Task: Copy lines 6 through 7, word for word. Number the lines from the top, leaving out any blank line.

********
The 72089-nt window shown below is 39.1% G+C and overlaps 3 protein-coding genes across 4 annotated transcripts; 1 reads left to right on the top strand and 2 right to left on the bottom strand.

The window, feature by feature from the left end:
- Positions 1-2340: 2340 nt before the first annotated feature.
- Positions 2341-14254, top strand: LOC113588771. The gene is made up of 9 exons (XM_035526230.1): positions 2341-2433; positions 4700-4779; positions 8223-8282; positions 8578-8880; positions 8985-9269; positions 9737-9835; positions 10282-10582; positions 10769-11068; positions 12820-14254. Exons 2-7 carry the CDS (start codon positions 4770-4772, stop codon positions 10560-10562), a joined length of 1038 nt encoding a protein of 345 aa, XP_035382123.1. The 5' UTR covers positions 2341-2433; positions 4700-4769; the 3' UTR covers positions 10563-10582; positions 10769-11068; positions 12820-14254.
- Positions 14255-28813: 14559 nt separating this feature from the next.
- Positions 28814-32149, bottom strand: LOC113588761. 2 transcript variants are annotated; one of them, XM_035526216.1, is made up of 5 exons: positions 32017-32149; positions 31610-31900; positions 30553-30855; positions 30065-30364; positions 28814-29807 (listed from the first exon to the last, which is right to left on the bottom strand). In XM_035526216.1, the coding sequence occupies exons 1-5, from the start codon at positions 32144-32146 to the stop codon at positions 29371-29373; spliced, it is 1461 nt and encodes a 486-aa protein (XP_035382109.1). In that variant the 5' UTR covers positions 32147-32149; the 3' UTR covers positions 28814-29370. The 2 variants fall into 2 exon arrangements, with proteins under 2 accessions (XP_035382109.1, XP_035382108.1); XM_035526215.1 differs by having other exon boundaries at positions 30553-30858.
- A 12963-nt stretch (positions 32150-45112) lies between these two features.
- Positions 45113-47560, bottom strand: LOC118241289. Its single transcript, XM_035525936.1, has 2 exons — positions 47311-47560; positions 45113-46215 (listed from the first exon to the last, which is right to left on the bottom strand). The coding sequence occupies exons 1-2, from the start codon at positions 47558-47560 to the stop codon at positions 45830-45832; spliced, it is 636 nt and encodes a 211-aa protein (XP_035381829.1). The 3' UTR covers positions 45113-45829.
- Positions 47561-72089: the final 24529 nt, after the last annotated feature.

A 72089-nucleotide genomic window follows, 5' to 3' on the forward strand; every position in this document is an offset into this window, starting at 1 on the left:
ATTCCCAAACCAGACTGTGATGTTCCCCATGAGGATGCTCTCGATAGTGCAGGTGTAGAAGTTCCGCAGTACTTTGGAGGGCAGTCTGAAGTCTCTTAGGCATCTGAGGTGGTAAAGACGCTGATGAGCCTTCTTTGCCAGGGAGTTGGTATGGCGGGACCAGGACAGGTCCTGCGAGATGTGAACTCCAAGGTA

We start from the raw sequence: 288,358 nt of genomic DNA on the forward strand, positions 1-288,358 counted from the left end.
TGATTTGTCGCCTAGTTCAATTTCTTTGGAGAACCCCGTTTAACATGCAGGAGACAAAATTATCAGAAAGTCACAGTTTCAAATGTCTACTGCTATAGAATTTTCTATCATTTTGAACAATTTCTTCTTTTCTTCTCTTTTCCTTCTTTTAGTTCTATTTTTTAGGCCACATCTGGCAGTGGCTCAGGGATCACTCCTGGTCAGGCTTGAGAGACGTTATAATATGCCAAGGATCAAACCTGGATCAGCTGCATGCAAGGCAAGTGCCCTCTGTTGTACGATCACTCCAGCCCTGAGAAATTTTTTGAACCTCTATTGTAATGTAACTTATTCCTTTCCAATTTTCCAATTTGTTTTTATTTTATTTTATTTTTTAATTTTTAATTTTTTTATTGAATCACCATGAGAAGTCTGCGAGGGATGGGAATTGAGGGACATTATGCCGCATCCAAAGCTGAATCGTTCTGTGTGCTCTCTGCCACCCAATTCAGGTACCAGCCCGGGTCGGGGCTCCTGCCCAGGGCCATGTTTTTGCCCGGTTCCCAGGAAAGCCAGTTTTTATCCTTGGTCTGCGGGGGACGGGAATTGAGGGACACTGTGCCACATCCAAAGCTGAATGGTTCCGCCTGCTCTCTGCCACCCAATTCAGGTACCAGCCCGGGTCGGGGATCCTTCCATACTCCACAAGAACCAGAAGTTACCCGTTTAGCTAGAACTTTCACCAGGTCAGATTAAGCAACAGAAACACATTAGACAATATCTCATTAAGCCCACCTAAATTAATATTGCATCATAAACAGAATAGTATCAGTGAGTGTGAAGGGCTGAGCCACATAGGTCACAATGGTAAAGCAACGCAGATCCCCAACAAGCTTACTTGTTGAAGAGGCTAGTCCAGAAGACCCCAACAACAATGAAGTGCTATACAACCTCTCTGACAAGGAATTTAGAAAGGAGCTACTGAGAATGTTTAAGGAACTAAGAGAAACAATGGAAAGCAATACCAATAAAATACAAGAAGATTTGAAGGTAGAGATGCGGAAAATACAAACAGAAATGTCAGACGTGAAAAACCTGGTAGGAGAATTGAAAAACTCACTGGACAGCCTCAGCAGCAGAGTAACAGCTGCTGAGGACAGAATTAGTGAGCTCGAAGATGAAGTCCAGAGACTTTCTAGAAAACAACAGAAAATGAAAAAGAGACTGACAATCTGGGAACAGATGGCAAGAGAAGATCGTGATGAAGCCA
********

- Positions 28814-32149, bottom strand: LOC113588761. 2 transcript variants are annotated; one of them, XM_035526216.1, is made up of 5 exons: positions 32017-32149; positions 31610-31900; positions 30553-30855; positions 30065-30364; positions 28814-29807 (listed from the first exon to the last, which is right to left on the bottom strand). In XM_035526216.1, the coding sequence occupies exons 1-5, from the start codon at positions 32144-32146 to the stop codon at positions 29371-29373; spliced, it is 1461 nt and encodes a 486-aa protein (XP_035382109.1). In that variant the 5' UTR covers positions 32147-32149; the 3' UTR covers positions 28814-29370. The 2 variants fall into 2 exon arrangements, with proteins under 2 accessions (XP_035382109.1, XP_035382108.1); XM_035526215.1 differs by having other exon boundaries at positions 30553-30858.
- A 12963-nt stretch (positions 32150-45112) lies between these two features.